Despite the Covid 19 pandemic, which was intensified again by the Omikron variant, the CES electronics fair took place with an audience from January 5th to 7th, and many thousands came. Many observers have criticized this type of gambling that takes place in Las Vegas. Admittedly, there were conditions and there were significantly fewer visitors and exhibitors than before the pandemic.
But despite protective measures, some large companies such as Amazon, Meta (Facebook) and T-Mobile stayed away from the fair or only sent a few representatives to Las Vegas. We don’t want to worry so much about the circumstances surrounding the electronics fair, but more about the content. Of course, as a gaming website, we concentrate on what hardware and accessories that are of interest to gamers have to do with the CES.
This involves products that were newly presented and announced at CES, whereby by “within the framework” we also mean things where companies may only use the CES as an occasion for an announcement and were rather passively or not at all represented at the CES. The relevant product groups we are concerned with are primarily graphics cards, CPUs, mainboards as well as notebooks, monitors and peripherals.
Intel presented numerous new CPUs from the Alder Lake family for the Socket 1700, especially Core i-12000 models. All new processors are non-K models, so they cannot be overclocked. So far, there have only been three K models for the Socket 1700, which has been available since November 2021, or to be more precise: six K models. Because each of the three CPUs with a freely selectable multiplier is also available as a KF version without a built-in graphics unit.
The new desktop CPUs for the Socket 1700 are mainly Core i CPUs starting with the Core i3-12100 and 12000F. Mobile versions of the 12000 series are also new in Intel’s portfolio – but of course the Core i desktop models are important to us, as they are suitable for new purchases or upgrading a gaming PC – we list them in this news the new desktop models of interest to gamers.
The Core i5-12400 or 12400F appears to be particularly interesting. The Core i5-10400F for the 1151 socket has been our tip for many months if you don’t want to spend more than 200 to 250 euros. It currently costs less than 150 euros and has never been more than 170 euros, at least not in the long term. The Core i5-11400F, on the other hand, is a bit more powerful, but was always too expensive for the small increase in performance.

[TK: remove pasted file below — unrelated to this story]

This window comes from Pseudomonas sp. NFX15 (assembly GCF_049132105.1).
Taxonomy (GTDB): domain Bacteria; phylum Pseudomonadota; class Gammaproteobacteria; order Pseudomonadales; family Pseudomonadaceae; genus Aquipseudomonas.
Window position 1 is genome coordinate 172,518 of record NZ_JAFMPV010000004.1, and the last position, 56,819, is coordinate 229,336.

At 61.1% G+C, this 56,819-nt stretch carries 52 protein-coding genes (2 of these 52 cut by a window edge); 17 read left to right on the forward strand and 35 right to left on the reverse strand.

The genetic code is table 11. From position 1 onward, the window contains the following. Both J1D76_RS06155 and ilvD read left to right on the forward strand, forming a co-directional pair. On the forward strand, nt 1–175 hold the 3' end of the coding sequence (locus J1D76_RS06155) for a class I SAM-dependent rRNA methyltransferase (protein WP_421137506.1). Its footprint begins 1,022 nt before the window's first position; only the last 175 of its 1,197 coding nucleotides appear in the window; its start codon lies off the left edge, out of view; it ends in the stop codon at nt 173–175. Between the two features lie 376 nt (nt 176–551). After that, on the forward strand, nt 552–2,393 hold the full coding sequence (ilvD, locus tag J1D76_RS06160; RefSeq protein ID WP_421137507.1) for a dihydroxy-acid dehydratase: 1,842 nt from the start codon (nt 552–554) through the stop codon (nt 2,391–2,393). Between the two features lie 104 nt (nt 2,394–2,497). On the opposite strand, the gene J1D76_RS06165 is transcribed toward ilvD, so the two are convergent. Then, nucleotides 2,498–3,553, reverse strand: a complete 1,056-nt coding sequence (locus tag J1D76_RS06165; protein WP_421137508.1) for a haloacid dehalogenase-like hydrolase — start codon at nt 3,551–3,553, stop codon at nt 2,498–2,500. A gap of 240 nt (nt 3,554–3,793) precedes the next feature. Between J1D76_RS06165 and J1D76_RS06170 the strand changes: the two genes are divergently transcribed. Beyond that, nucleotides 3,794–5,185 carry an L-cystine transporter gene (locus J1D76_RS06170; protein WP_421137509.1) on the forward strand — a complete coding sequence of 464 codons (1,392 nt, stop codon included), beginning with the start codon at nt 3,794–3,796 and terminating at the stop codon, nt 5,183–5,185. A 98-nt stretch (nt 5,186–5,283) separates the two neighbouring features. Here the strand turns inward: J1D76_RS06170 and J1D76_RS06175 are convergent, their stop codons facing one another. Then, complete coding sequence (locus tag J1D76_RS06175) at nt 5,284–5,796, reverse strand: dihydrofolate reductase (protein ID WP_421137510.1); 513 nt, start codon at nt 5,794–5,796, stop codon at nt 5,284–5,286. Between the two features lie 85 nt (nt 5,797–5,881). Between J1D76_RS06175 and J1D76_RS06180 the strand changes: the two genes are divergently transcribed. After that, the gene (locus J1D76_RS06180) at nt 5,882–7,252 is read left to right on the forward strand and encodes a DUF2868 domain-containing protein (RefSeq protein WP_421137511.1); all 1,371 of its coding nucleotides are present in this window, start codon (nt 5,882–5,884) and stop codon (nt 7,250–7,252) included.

The Core i5-12400F could bring such a big performance gain in games that even a price of over 200 euros could be more than justified. But other new Socket 1700 CPUs are also interesting for gamers who do not want to overclock, for example the Core i7-12700F.
Above all, there will soon be mainboards with other chipsets than the overclocker chipset Z690, so that entry into the Socket 1700 will probably be possible with a mainboard from 80 to 100 euros instead of the previous 180 euros. We offer more information about the new mainboards on the next page.
Incidentally, the new Socket 1700 CPUs are already available in stores, although availability may still fluctuate in some cases over the next few weeks. As soon as there are enough tests from specialist editors, we will also create a special that classifies the new CPUs in terms of price-performance.
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One of the innovations at CES is the AMD Radeon RX 6500 XT, here the Phantom Gaming D 4GB OC from ASRock [Quelle: Gigabyte]